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Dock Ellis, a talented and controversial pitcher for the Pittsburgh Pirates of the early 1970s,, is profiled in the documentary "No No: A Dockumentary." Courtesy Sundance Institute
Sundance review: ‘No No: A Dockumentary’

"No No: A Dockumentary"

U.S. Documentary

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*** (three stars)

You might hope an iconoclast like Dock Ellis, the Major League Baseball pitcher who in 1971 threw a no-hitter while high on LSD, would get a documentary as wild as he was. Director Jeffrey Radice’s film, "No No: A Dockumentary," is more of a traditional documentary, but it lets Ellis’ story be told both by Ellis and the people who knew him best. The movie covers Ellis’ flamboyant style, his clashes with Pittsburgh Pirates management, and his efforts to push to take African-American equality to the next level a quarter century after Jackie Robinson’s debut. Radice also tackles Ellis’ dark side, including domestic abuse and a history of drug problems that led to a post-baseball career as a drug counselor. Some of the archival footage is limited, but the interviews with Ellis’ old teammates are engaging.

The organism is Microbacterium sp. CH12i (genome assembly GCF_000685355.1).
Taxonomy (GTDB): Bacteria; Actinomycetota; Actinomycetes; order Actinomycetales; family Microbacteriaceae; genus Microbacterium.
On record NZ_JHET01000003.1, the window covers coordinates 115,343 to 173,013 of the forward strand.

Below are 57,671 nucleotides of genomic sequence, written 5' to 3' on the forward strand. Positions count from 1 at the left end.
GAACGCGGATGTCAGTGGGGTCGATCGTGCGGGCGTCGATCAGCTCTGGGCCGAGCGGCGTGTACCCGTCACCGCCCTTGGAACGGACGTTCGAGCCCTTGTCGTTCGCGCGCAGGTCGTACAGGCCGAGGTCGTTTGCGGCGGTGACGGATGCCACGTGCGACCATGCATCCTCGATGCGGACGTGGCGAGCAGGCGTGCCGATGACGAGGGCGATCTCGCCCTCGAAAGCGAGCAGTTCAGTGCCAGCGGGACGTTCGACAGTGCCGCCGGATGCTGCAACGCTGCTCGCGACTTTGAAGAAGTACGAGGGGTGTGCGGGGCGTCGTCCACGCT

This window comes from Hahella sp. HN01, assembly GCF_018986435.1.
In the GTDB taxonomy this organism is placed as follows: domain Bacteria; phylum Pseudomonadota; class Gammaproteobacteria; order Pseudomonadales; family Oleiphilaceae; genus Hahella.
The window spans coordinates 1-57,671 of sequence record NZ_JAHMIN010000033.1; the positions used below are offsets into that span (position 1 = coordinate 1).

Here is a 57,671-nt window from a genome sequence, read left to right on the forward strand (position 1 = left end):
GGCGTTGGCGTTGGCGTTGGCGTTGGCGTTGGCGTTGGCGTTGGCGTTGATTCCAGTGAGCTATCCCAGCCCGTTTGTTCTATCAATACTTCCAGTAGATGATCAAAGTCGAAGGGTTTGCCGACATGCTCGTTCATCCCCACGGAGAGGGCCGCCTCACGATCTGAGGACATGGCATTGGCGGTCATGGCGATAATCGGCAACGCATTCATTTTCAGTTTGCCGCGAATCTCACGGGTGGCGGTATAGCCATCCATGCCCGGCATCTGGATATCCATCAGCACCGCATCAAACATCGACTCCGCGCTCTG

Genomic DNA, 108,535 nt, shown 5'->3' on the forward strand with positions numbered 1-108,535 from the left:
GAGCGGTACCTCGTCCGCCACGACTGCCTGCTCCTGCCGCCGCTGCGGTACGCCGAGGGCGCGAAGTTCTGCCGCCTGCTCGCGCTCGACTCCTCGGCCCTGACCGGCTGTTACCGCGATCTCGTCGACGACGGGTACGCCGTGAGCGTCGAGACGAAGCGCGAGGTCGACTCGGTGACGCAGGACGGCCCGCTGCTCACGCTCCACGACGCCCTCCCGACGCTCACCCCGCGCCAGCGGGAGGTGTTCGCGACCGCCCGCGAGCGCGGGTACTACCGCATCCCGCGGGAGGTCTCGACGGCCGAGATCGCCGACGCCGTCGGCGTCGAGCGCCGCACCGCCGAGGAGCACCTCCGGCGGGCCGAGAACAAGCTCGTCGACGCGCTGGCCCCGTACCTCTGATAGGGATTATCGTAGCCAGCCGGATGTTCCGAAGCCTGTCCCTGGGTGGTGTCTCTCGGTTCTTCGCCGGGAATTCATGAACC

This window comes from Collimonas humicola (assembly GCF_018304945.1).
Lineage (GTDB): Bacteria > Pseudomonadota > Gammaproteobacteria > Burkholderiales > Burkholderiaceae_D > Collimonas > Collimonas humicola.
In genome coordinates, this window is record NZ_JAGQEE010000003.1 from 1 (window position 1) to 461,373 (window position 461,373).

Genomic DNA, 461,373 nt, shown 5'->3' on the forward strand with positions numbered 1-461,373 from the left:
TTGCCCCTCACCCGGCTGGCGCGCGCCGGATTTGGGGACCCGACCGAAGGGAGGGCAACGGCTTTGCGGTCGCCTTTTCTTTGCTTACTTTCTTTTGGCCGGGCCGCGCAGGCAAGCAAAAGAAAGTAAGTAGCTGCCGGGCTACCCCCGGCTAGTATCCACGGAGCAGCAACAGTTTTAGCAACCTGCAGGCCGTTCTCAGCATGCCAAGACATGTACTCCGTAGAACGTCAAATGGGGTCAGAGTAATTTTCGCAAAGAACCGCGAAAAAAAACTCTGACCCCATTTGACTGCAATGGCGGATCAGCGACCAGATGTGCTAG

-- Sean P. Means

"No No: A Dockumentary" screens again at the 2014 Sundance Film Festival: Thursday at 9 p.m. at the Tower Theatre, Park City; Friday at noon at the Temple Theatre, Park City; and Saturday at 3 p.m. at the Egyptian Theatre, Park City.



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